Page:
Because August temperatures in those two regions reflect the summer position of the North Atlantic jet stream, Trouet and her colleagues used those tree-ring readings to determine the historical position of the jet stream from 1725 to 1978. For the position of the jet stream from 1979 to 2015, the researchers relied on data from meteorological observations.

“There’s a debate about whether the increased variability of the jet stream is linked to man-made global warming and the faster warming of the Arctic compared to the tropics,” Trouet said.

“Part of the reason for the debate is that the data sets used to study this are quite short — 1979 to present. If you want to see if this variability is unprecedented, you need to go farther back in time — and that’s where our study comes in.”

With the discovery of much older trees in the Balkans and in the British Isles, Trouet hopes to reconstruct the path of the North Atlantic jet stream as much as 1,000 years into the past. She is also interested in reconstructing the path of the North Pacific jet stream, which influences the climate and weather over North America.


The paper: http://ift.tt/2r1SQlL (open access)

Recent enhanced high-summer North Atlantic Jet variability emerges from three-century context


A recent increase in mid-latitude extreme weather events has been linked to Northern Hemisphere polar jet stream anomalies. To put recent trends in a historical perspective, long-term records of jet stream variability are needed. Here we combine two tree-ring records from the British Isles and the northeastern Mediterranean to reconstruct variability in the latitudinal position of the high-summer North Atlantic Jet (NAJ) back to 1725 CE. We find that northward NAJ anomalies have resulted in heatwaves and droughts in northwestern Europe and southward anomalies have promoted wildfires in southeastern Europe. We further find an unprecedented increase in NAJ variance since the 1960s, which co-occurs with enhanced late twentieth century variance in the Central and North Pacific Basin. Our results suggest increased late twentieth century interannual meridional jet stream variability and support more sinuous jet stream patterns and quasi-resonant amplification as potential dynamic pathways for Arctic warming to influence mid-latitude weather.

Below are a few of of the figures from the paper and press release.

First this article showing the author coring a tree. Maybe you didn’t notice the scientific dysfunction going on in full display but I did. Note which side of the tree she’s taking a core from, and note the branches above her are either non-existent or growth stunted.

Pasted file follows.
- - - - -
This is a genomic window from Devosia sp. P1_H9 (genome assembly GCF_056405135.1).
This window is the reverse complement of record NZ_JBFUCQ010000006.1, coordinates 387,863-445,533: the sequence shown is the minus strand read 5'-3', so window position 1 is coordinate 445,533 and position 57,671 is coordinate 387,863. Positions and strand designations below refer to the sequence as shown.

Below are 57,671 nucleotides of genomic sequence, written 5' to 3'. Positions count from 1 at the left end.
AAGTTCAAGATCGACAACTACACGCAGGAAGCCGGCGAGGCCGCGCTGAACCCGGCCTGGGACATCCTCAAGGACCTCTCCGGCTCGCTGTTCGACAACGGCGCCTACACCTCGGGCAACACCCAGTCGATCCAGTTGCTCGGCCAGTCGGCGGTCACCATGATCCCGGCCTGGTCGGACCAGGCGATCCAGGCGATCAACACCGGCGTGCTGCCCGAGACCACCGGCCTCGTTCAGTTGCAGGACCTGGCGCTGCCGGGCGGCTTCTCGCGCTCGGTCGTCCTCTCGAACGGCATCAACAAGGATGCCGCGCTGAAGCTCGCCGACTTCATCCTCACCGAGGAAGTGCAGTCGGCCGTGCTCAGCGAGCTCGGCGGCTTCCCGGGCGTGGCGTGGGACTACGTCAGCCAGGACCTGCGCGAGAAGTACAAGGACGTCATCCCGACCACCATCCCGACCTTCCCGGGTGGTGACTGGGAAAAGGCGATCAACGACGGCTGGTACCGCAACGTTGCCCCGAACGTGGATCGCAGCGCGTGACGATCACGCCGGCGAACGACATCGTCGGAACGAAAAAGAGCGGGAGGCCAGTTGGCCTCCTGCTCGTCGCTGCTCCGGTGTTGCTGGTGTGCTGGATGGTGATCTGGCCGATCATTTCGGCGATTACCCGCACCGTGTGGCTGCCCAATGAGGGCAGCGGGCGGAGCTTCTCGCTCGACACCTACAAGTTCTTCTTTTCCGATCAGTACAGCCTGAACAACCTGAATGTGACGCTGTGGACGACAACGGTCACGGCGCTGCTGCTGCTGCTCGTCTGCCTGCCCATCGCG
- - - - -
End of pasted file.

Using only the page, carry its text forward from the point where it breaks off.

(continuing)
Valerie Trouet taking a pencil-thin core from an old Bosnian pine (Pinus heldreichii) growing on Mount Olympus in Greece. CREDIT Greg King Copyright 2010

Why that tree? Maybe it’s because this “climate scientist” doesn’t understand the most basic bit if science about plant growth known as Liebigs Law of the Minimum. It’s not referenced in he paper at all.

I covered this law before on WUWT in relation to the Yamal “tree ring circus” of Briffa, Mann, and company claiming that trees (and tree rings) are accurate thermometers of the past, they aren’t and the reason is simply explained by Liebigs Law of the minimum:

A look at treemometers and tree ring growth (excerpts)

I touched on the idea of trees used for dendroclimatology being rain gauges before: Bristlecone Pines: Treemometers or rain gauges ? There has obviously been years of drought when trees also did not grow as much, so how do we separate temperature and moisture in the growth analysis?

But, right now what I really want to introduce readers to is Leibig’s Barrel.

Liebig’s Law of the Minimum, often simply called Liebig’s Law or the Law of the Minimum, is a principle developed in agricultural science by Carl Sprengel (1828) and later popularized by Justus von Liebig.

It states that growth is controlled not by the total of resources available, but by the scarcest resource (limiting factor). This concept was originally applied to plant or crop growth, where it was found that increasing the amount of plentiful nutrients did not increase plant growth. Only by increasing the amount of the limiting nutrient (the one most scarce in relation to “need”) was the growth of a plant or crop improved.This principle can be summed up in the aphorism, “The availability of the most abundant nutrient in the soil is as available as the availability of the least abundant nutrient in the soil.”